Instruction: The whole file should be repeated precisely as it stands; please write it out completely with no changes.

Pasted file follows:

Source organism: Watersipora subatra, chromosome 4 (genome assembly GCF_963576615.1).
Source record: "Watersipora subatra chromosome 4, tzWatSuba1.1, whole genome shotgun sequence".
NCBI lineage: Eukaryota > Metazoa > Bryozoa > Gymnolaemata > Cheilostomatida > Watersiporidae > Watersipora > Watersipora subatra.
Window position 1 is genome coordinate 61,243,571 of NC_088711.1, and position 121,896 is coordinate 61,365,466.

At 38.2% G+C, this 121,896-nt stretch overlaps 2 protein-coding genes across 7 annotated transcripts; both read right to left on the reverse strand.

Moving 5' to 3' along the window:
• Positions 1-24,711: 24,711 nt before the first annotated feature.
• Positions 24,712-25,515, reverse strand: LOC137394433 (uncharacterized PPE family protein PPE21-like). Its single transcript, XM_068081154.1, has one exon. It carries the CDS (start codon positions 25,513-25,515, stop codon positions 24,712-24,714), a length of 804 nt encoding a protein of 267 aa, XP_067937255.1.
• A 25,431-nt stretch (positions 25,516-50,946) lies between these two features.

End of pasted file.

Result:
Source organism: Watersipora subatra, chromosome 4 (genome assembly GCF_963576615.1).
Source record: "Watersipora subatra chromosome 4, tzWatSuba1.1, whole genome shotgun sequence".
NCBI lineage: Eukaryota > Metazoa > Bryozoa > Gymnolaemata > Cheilostomatida > Watersiporidae > Watersipora > Watersipora subatra.
Window position 1 is genome coordinate 61,243,571 of NC_088711.1, and position 121,896 is coordinate 61,365,466.

At 38.2% G+C, this 121,896-nt stretch overlaps 2 protein-coding genes across 7 annotated transcripts; both read right to left on the reverse strand.

Moving 5' to 3' along the window:
• Positions 1-24,711: 24,711 nt before the first annotated feature.
• Positions 24,712-25,515, reverse strand: LOC137394433 (uncharacterized PPE family protein PPE21-like). Its single transcript, XM_068081154.1, has one exon. It carries the CDS (start codon positions 25,513-25,515, stop codon positions 24,712-24,714), a length of 804 nt encoding a protein of 267 aa, XP_067937255.1.
• A 25,431-nt stretch (positions 25,516-50,946) lies between these two features.